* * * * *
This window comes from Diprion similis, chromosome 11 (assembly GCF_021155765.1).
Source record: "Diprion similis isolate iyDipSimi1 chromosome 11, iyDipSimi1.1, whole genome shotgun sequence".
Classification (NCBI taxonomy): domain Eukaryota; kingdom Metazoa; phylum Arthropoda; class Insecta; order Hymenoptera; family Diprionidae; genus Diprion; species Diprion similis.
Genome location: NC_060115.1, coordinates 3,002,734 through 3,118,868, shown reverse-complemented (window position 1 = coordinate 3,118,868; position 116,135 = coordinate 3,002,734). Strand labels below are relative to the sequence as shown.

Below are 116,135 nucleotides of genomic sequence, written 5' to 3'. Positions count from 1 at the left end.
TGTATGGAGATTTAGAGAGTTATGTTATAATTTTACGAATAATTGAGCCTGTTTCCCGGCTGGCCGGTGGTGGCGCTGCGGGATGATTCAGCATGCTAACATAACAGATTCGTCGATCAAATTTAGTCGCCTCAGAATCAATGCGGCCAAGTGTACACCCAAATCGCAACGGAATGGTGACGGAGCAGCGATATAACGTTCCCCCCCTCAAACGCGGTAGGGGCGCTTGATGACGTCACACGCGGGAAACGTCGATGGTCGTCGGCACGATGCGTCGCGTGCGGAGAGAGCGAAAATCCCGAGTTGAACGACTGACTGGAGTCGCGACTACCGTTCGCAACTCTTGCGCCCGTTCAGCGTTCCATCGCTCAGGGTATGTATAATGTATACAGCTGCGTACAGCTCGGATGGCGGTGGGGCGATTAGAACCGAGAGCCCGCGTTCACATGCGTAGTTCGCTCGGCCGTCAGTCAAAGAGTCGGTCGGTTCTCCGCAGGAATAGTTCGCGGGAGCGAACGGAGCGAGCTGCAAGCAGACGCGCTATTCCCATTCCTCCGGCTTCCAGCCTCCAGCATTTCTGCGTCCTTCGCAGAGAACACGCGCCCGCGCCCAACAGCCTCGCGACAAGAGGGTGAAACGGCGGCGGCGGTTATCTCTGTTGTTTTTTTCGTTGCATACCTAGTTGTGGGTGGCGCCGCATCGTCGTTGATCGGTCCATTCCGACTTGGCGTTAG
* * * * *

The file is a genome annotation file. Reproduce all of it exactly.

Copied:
This window comes from Diprion similis, chromosome 11 (assembly GCF_021155765.1).
Source record: "Diprion similis isolate iyDipSimi1 chromosome 11, iyDipSimi1.1, whole genome shotgun sequence".
Classification (NCBI taxonomy): domain Eukaryota; kingdom Metazoa; phylum Arthropoda; class Insecta; order Hymenoptera; family Diprionidae; genus Diprion; species Diprion similis.
Genome location: NC_060115.1, coordinates 3,002,734 through 3,118,868, shown reverse-complemented (window position 1 = coordinate 3,118,868; position 116,135 = coordinate 3,002,734). Strand labels below are relative to the sequence as shown.

Below are 116,135 nucleotides of genomic sequence, written 5' to 3'. Positions count from 1 at the left end.
TGTATGGAGATTTAGAGAGTTATGTTATAATTTTACGAATAATTGAGCCTGTTTCCCGGCTGGCCGGTGGTGGCGCTGCGGGATGATTCAGCATGCTAACATAACAGATTCGTCGATCAAATTTAGTCGCCTCAGAATCAATGCGGCCAAGTGTACACCCAAATCGCAACGGAATGGTGACGGAGCAGCGATATAACGTTCCCCCCCTCAAACGCGGTAGGGGCGCTTGATGACGTCACACGCGGGAAACGTCGATGGTCGTCGGCACGATGCGTCGCGTGCGGAGAGAGCGAAAATCCCGAGTTGAACGACTGACTGGAGTCGCGACTACCGTTCGCAACTCTTGCGCCCGTTCAGCGTTCCATCGCTCAGGGTATGTATAATGTATACAGCTGCGTACAGCTCGGATGGCGGTGGGGCGATTAGAACCGAGAGCCCGCGTTCACATGCGTAGTTCGCTCGGCCGTCAGTCAAAGAGTCGGTCGGTTCTCCGCAGGAATAGTTCGCGGGAGCGAACGGAGCGAGCTGCAAGCAGACGCGCTATTCCCATTCCTCCGGCTTCCAGCCTCCAGCATTTCTGCGTCCTTCGCAGAGAACACGCGCCCGCGCCCAACAGCCTCGCGACAAGAGGGTGAAACGGCGGCGGCGGTTATCTCTGTTGTTTTTTTCGTTGCATACCTAGTTGTGGGTGGCGCCGCATCGTCGTTGATCGGTCCATTCCGACTTGGCGTTAG